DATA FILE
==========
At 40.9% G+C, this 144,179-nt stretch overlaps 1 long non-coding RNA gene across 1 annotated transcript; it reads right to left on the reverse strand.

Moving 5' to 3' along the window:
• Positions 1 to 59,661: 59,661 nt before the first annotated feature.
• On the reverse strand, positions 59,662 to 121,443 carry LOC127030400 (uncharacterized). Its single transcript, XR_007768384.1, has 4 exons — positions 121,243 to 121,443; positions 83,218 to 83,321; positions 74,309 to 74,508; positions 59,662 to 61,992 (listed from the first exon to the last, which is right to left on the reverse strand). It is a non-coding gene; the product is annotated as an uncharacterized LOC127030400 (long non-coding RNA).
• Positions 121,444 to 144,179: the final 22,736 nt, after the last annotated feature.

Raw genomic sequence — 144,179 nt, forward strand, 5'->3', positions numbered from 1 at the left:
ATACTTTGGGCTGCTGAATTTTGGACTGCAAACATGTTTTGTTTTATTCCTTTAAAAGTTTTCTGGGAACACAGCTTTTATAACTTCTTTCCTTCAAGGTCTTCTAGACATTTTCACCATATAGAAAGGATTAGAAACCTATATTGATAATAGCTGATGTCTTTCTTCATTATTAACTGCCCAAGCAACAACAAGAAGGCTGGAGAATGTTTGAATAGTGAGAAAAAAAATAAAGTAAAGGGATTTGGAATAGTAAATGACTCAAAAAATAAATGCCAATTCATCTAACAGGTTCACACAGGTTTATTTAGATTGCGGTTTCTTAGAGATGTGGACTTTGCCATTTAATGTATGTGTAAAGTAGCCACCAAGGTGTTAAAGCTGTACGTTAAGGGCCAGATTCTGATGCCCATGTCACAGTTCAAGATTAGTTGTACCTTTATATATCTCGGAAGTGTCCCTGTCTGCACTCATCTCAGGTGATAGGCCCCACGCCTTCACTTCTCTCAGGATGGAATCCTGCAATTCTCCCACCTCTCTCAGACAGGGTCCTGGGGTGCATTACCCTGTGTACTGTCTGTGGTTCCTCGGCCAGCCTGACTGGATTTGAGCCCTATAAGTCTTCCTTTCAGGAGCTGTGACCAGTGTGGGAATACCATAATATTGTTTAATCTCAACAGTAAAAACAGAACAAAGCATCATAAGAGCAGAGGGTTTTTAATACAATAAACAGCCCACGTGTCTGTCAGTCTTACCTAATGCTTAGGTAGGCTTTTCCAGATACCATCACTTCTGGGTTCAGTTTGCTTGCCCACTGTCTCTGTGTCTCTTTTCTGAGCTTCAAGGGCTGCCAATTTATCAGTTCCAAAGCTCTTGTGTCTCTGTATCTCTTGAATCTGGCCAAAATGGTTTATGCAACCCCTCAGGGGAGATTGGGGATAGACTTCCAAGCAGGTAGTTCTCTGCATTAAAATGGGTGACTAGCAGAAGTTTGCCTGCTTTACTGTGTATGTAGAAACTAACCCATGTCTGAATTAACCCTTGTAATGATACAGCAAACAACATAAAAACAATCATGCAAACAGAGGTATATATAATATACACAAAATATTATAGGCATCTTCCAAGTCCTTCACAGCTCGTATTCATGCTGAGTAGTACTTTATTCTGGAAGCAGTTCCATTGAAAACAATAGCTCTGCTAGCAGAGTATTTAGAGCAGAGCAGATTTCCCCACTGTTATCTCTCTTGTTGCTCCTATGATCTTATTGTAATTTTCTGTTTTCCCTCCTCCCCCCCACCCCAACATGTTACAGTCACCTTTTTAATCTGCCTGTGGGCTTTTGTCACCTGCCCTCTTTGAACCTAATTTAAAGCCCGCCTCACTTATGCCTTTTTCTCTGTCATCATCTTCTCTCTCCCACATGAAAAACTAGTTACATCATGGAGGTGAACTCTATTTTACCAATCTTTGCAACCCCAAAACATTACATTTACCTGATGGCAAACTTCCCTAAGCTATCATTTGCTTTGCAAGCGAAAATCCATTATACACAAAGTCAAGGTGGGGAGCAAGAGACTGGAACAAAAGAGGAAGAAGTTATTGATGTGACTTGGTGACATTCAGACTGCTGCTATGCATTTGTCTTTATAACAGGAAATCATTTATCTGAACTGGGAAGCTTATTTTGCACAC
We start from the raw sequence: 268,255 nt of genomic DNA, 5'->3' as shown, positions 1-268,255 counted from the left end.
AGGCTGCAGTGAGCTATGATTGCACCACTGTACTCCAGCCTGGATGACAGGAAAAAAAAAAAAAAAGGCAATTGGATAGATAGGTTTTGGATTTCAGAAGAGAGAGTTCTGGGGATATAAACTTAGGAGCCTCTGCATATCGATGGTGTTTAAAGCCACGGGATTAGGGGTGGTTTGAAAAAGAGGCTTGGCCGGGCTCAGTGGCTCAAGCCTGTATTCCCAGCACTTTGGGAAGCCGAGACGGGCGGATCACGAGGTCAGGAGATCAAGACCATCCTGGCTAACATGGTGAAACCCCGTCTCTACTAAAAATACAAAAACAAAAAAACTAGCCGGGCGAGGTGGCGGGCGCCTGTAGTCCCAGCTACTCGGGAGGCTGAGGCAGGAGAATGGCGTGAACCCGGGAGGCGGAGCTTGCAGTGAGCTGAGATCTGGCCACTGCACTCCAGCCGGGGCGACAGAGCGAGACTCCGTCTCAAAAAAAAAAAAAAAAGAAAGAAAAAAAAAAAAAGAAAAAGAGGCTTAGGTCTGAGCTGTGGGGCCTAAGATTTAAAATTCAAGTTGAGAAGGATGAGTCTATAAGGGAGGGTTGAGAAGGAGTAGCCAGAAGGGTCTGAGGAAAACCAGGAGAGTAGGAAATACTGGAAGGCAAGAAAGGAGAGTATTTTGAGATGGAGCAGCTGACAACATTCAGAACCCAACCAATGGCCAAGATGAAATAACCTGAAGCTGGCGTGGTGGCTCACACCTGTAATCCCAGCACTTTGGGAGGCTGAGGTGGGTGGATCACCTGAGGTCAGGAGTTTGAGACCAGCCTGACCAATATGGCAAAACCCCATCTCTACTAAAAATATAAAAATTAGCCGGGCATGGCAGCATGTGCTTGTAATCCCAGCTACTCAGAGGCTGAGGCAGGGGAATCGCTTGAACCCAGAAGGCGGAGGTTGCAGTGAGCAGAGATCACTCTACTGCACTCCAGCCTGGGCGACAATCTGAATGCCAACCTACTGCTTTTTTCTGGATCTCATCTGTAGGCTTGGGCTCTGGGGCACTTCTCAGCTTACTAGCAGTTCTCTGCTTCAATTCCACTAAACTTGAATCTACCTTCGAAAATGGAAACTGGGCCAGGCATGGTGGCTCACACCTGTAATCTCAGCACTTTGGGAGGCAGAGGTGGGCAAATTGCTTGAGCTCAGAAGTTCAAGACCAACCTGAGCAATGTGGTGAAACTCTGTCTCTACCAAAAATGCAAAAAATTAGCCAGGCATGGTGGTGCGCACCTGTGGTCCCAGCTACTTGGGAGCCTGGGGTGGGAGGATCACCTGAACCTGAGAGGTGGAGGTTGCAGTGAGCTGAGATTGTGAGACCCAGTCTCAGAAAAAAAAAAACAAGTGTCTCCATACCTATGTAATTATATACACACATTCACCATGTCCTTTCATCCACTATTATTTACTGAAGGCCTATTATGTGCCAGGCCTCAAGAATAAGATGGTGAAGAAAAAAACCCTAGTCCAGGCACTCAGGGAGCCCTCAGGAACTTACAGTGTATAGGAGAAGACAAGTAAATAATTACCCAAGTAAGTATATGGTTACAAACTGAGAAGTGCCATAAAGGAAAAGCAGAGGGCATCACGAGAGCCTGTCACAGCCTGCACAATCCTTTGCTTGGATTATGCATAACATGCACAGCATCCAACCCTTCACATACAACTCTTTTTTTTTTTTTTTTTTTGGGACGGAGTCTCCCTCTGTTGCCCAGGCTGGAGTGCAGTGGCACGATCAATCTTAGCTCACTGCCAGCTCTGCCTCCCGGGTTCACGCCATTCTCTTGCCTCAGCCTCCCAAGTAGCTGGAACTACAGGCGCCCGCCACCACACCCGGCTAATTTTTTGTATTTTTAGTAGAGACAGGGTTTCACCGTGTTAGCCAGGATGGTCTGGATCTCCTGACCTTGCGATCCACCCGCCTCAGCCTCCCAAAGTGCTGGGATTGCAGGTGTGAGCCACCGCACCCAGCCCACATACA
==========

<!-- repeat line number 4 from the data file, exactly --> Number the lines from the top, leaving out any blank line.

• On the reverse strand, positions 59,662 to 121,443 carry LOC127030400 (uncharacterized). Its single transcript, XR_007768384.1, has 4 exons — positions 121,243 to 121,443; positions 83,218 to 83,321; positions 74,309 to 74,508; positions 59,662 to 61,992 (listed from the first exon to the last, which is right to left on the reverse strand). It is a non-coding gene; the product is annotated as an uncharacterized LOC127030400 (long non-coding RNA).